Get our free extension to see links to code for papers anywhere online!Free add-on: code for papers everywhere!Free add-on: See code for papers anywhere!

Figures and Tables:

Abstract:Conservation laws are well-established in the context of Euclidean gradient flow dynamics, notably for linear or ReLU neural network training. Yet, their existence and principles for non-Euclidean geometries and momentum-based dynamics remain largely unknown. In this paper, we characterize "all" conservation laws in this general setting. In stark contrast to the case of gradient flows, we prove that the conservation laws for momentum-based dynamics exhibit temporal dependence. Additionally, we often observe a "conservation loss" when transitioning from gradient flow to momentum dynamics. Specifically, for linear networks, our framework allows us to identify all momentum conservation laws, which are less numerous than in the gradient flow case except in sufficiently over-parameterized regimes. With ReLU networks, no conservation law remains. This phenomenon also manifests in non-Euclidean metrics, used e.g. for Nonnegative Matrix Factorization (NMF): all conservation laws can be determined in the gradient flow context, yet none persists in the momentum case.

Via

Abstract:Understanding the geometric properties of gradient descent dynamics is a key ingredient in deciphering the recent success of very large machine learning models. A striking observation is that trained over-parameterized models retain some properties of the optimization initialization. This "implicit bias" is believed to be responsible for some favorable properties of the trained models and could explain their good generalization properties. The purpose of this article is threefold. First, we rigorously expose the definition and basic properties of "conservation laws", which are maximal sets of independent quantities conserved during gradient flows of a given model (e.g. of a ReLU network with a given architecture) with any training data and any loss. Then we explain how to find the exact number of these quantities by performing finite-dimensional algebraic manipulations on the Lie algebra generated by the Jacobian of the model. Finally, we provide algorithms (implemented in SageMath) to: a) compute a family of polynomial laws; b) compute the number of (not necessarily polynomial) conservation laws. We provide showcase examples that we fully work out theoretically. Besides, applying the two algorithms confirms for a number of ReLU network architectures that all known laws are recovered by the algorithm, and that there are no other laws. Such computational tools pave the way to understanding desirable properties of optimization initialization in large machine learning models.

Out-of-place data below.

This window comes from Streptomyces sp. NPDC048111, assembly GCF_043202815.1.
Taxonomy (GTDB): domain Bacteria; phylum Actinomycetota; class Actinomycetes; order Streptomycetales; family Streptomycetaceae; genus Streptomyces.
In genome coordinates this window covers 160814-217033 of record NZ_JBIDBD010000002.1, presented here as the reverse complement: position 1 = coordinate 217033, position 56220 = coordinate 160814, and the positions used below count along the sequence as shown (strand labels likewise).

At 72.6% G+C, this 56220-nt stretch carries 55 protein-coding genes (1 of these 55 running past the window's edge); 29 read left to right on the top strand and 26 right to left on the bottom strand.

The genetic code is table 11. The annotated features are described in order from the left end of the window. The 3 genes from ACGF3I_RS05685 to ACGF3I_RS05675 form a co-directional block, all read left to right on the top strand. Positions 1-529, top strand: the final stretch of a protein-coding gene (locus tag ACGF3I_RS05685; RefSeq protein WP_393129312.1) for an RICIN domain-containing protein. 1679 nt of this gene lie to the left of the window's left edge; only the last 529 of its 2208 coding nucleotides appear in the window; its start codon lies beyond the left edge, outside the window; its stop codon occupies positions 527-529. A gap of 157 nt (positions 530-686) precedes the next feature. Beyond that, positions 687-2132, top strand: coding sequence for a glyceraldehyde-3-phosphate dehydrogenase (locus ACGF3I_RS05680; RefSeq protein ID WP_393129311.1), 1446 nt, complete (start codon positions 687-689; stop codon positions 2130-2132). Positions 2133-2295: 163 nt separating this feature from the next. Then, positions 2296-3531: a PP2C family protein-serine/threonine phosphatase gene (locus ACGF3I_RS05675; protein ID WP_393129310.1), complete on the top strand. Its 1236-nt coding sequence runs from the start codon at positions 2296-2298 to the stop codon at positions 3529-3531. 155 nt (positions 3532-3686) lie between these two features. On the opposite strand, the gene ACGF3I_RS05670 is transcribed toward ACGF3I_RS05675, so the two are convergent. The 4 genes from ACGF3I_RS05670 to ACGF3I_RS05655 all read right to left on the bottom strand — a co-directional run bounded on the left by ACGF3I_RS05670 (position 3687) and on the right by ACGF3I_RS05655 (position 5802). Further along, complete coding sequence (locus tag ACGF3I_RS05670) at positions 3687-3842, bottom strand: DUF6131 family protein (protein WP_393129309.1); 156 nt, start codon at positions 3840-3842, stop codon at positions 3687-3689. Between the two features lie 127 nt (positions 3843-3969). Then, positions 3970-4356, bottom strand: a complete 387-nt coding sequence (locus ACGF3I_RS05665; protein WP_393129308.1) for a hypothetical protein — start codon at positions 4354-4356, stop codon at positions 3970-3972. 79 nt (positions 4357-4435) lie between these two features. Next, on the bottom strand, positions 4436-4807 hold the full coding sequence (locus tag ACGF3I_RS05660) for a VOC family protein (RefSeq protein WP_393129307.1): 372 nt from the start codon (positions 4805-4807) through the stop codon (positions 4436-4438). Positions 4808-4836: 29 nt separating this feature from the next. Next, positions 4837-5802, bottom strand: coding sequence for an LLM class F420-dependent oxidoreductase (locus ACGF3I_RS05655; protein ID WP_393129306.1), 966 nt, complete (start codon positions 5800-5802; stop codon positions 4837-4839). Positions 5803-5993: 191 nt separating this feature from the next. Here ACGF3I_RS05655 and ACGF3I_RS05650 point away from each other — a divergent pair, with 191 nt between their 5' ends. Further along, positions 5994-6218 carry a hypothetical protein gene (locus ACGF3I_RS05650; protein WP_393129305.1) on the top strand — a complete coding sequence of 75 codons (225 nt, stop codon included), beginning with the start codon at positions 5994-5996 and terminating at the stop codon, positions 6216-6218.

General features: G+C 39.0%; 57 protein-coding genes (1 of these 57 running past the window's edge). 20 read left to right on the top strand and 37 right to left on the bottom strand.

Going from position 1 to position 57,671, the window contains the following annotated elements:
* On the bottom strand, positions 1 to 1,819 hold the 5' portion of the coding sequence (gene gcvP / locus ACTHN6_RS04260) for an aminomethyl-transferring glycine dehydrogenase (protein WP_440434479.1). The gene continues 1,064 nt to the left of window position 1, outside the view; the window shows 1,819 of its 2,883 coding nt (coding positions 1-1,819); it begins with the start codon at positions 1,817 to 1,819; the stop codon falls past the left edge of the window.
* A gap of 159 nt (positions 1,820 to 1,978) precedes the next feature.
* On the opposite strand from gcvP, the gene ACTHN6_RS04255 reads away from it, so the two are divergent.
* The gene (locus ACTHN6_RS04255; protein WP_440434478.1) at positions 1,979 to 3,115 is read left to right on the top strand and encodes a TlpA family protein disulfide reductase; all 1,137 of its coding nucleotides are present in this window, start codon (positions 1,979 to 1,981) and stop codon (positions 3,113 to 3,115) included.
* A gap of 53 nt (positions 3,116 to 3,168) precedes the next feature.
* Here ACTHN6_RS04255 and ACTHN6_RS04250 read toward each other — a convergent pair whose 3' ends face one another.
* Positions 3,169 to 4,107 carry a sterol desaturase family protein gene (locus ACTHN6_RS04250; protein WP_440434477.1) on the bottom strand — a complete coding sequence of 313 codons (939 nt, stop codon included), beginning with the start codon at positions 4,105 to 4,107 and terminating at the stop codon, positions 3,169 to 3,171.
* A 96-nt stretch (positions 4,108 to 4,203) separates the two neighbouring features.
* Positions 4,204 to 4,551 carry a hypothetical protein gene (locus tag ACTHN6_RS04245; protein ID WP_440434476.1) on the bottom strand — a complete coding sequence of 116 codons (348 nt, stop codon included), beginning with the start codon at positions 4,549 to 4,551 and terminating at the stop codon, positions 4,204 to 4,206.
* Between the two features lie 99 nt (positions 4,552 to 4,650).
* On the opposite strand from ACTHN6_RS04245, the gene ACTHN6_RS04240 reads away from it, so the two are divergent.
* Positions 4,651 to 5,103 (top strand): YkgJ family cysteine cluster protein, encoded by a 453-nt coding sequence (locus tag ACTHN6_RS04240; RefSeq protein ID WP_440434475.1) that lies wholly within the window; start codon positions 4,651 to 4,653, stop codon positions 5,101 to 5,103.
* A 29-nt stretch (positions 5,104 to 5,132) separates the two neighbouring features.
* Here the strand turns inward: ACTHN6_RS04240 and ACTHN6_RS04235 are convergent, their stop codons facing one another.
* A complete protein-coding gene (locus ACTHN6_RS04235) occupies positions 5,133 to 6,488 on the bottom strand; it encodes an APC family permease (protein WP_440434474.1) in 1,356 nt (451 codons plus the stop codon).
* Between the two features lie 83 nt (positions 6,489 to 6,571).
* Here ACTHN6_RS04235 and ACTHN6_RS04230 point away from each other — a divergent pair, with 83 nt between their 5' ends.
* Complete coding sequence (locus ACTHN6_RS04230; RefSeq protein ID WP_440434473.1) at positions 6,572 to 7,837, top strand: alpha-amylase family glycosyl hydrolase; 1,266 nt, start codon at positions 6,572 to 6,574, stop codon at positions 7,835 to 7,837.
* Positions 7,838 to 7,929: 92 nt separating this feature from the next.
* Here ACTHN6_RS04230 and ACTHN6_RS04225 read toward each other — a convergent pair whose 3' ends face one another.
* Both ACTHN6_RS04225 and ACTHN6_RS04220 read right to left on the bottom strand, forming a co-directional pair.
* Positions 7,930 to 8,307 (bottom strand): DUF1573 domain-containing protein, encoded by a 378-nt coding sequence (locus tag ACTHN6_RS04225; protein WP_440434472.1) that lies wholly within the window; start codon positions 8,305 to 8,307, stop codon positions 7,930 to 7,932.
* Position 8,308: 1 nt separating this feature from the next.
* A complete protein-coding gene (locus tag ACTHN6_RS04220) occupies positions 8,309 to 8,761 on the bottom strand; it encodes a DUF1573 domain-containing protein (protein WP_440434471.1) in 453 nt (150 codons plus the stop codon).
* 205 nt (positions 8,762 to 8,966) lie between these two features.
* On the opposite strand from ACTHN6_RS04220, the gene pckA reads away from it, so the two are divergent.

Via

Authors:Sibylle Marcotte, Amélie Barbe, Rémi Gribonval, Titouan Vayer, Marc Sebban, Pierre Borgnat, Paulo Gonçalves

Figures and Tables:

Abstract:Diffusing a graph signal at multiple scales requires computing the action of the exponential of several multiples of the Laplacian matrix. We tighten a bound on the approximation error of truncated Chebyshev polynomial approximations of the exponential, hence significantly improving a priori estimates of the polynomial order for a prescribed error. We further exploit properties of these approximations to factorize the computation of the action of the diffusion operator over multiple scales, thus reducing drastically its computational cost.

Via